The IT sector will need to recruit at least 5,00,000 professionals in the next five years and there is particularly a large gap in the soft skills area. The only way to eliminate this problem is a finishing school. Keeping this in mind, a finishing school is all set to come up in Bangalore by this October.
The Dale Carnegie Walchand Finishing School will be set up on a 32 acre campus in Ramnagar, around 20 kilometres from Bangalore; it aims at making candidates industry-ready and will commence operations from October.
So what is this school all about and who does it cater to? Pallavi Jha, chairperson and managing director Dale Carnegie Training India Walchand PeopleFirst Ltd [Get Quote] spoke to rediff.com about the school and their plans.
Says Pallavi, "The school is aimed at keeping candidates industry-ready. In India, only 25 percent of management graduates secure jobs. Many are unsuccessful as they are not industry-ready." She explains that there are several individuals who are technically qualified, but fail to get through the interview stages. "A lot of oratory skills are required to get through the interviews and the finishing school will aim at bridging that gap," she adds.
Karnataka already has two IT finishing schools -- Dayananda Sagar Institutions and the Mysore-based Raman Institute of Information Technology. So how is this school different?
According to Pallavi, there is already a lot of talk circulating about the Dale Carnegie Walchand Finishing School, as Bangalore itself is considered the IT capital of the country. She says, "There is more stress on the IT factor as the school is coming up in Bangalore. However, it will not just cater to those candidates getting into the IT industry. The school will also train candidates aspiring to get into the banking sector, retail, manufacturing and telecom sectors." She adds that they have been approached by representatives of all these sectors to impart training to candidates, in order to make them industry-ready.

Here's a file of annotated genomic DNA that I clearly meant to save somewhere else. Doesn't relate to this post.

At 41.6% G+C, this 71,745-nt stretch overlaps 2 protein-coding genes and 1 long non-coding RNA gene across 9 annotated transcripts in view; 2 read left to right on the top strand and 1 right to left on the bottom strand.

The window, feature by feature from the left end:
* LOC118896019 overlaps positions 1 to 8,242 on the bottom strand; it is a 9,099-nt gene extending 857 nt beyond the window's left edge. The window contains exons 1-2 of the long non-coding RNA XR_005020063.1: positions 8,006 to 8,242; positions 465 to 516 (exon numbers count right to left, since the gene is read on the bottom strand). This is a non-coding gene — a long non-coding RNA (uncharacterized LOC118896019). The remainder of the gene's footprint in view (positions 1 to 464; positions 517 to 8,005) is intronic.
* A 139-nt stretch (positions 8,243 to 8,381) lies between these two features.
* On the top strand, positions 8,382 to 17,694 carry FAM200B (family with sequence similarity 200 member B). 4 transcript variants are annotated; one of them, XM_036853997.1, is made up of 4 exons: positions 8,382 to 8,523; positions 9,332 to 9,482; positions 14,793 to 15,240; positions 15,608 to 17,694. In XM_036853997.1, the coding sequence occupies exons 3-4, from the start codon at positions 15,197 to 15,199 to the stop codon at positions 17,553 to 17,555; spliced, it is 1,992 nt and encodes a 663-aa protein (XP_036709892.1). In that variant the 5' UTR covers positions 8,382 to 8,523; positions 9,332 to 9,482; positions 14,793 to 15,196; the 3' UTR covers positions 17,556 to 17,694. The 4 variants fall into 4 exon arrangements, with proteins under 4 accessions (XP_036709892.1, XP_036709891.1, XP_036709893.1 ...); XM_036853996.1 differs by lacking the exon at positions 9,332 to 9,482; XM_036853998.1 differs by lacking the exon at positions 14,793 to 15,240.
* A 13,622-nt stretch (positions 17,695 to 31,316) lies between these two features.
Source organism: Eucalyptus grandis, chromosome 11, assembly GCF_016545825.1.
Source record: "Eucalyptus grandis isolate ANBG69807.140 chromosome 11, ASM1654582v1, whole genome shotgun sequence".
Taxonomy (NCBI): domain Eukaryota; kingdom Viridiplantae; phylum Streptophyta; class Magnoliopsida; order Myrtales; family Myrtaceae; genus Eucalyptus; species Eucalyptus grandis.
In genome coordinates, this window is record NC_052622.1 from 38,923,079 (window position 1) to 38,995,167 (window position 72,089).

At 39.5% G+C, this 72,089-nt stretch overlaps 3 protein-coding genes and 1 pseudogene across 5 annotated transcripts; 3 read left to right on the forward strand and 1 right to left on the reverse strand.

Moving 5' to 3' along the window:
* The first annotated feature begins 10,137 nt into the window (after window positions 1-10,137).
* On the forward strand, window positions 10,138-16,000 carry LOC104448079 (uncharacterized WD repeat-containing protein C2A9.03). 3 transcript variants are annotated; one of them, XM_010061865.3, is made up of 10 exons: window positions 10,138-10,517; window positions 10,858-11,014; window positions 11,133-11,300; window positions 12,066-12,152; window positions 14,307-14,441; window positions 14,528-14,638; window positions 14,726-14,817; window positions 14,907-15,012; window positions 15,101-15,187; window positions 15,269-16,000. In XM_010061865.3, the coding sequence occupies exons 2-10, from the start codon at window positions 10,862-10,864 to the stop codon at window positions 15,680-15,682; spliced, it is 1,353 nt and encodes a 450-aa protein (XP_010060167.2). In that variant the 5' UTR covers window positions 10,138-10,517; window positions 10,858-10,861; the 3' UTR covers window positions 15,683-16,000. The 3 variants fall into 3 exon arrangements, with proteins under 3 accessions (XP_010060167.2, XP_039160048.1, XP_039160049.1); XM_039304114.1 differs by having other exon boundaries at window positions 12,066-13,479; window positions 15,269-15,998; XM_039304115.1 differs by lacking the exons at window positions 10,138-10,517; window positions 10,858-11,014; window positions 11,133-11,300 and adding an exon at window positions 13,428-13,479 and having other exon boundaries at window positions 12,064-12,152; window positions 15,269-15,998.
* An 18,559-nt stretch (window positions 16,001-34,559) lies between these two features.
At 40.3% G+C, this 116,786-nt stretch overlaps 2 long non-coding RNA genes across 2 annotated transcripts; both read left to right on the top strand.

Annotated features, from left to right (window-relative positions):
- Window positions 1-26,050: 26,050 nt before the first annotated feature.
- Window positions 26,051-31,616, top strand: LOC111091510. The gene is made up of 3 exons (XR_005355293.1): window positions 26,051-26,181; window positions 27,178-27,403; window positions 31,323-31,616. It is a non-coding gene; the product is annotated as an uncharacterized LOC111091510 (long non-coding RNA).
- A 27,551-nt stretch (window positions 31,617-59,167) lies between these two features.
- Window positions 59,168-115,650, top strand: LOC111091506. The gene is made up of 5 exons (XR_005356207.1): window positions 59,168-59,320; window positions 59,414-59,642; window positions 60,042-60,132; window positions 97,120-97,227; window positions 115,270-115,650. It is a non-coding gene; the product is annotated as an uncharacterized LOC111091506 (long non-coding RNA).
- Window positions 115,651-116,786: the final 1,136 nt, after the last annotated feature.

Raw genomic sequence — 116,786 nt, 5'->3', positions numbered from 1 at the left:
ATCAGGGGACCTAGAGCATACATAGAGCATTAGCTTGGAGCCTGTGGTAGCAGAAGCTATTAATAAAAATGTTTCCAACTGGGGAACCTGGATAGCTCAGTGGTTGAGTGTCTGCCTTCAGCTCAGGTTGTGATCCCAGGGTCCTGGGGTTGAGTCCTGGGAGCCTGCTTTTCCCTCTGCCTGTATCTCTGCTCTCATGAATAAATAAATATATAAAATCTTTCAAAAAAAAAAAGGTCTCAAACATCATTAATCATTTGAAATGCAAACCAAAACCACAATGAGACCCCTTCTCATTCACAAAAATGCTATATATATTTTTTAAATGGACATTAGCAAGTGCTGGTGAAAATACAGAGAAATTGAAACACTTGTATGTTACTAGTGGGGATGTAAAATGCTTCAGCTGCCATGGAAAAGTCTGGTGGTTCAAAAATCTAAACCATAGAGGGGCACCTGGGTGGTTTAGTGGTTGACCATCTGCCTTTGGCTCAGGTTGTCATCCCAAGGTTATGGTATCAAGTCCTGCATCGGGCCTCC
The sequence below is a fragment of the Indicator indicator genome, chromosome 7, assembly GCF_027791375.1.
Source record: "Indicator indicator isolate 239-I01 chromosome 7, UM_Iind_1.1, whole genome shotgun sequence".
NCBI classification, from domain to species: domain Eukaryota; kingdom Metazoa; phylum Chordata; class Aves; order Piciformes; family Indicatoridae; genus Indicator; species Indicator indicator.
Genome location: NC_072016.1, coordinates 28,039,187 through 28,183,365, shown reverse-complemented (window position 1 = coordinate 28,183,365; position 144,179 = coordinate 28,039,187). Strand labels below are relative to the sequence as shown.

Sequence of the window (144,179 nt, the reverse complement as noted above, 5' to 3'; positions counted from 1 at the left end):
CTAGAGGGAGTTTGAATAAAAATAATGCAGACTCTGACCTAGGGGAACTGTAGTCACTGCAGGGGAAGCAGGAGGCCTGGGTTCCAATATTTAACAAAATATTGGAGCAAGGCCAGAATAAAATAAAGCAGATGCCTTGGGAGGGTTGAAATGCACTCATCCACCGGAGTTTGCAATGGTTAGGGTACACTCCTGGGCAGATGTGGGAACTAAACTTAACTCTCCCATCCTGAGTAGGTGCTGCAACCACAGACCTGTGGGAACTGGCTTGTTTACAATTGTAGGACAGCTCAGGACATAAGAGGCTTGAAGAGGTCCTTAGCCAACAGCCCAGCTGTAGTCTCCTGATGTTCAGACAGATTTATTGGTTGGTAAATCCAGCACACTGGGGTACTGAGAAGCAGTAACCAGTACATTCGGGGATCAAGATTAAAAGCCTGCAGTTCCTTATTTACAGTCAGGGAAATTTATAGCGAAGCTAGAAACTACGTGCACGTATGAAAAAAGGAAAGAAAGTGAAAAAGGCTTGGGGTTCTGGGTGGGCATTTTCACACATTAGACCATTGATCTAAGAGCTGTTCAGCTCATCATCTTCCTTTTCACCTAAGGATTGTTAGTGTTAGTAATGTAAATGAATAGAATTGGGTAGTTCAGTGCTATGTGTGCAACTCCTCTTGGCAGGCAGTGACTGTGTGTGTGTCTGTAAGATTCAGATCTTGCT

Pallavi also emphasises that those who undergo training at their institute can be assured of a placement. "That is the guarantee we give," she says. Candidates at the finishing school will undergo a four-month training programme. The stress will mainly be on pyschometric and behavioural skills. The intention is to cater to the recruitment requirements of various companies and also to fill in the gaps left by the formal education system. Moreover, the Dale Carnegie Walchand Finishing School will have trainers from the US on the faculty, which will be an added advantage to the programme. "Applications have already started coming in in large numbers and we are expecting to train at least 10,000 students during the first year itself," says Pallavi. "Admitting so many students is not a problem."
The fee structure for the course has not yet been made public. According to Pallavi, finance should be no trouble for the students as the school is in talks with a few banks, which will grant them loans. The fee that is being charged by the Raman International Institute of Technology at Mysore, about 120 kilometres from Bangalore, is Rs 75,000 for the entire course.
Pallavi explains that they are also looking at accomodation facilities for the students -- "Although accomodation will not be available during the first phase of the course, the issue will be sorted out soon." Several other state governments are also in constant touch with them to open up more such finishing schools. She says that once the Dale Carnegie Walchand Finishing School is up and running, they will look at establishing more institutes in other states. However, it was vital that a finishing school be set up in Bangalore, because the IT industry in Karnataka saw a turnover of Rs 6,750 crore last year and at present, there are around 25,000 direct vacancies in this sector.
Also one has to take into account that there are 4,00,000 engineers graduating every year, out of which only one in every four is employable in the IT sector. The IT finishing schools will solve this problem and ensure that at least three out of the four graduates each year is employable.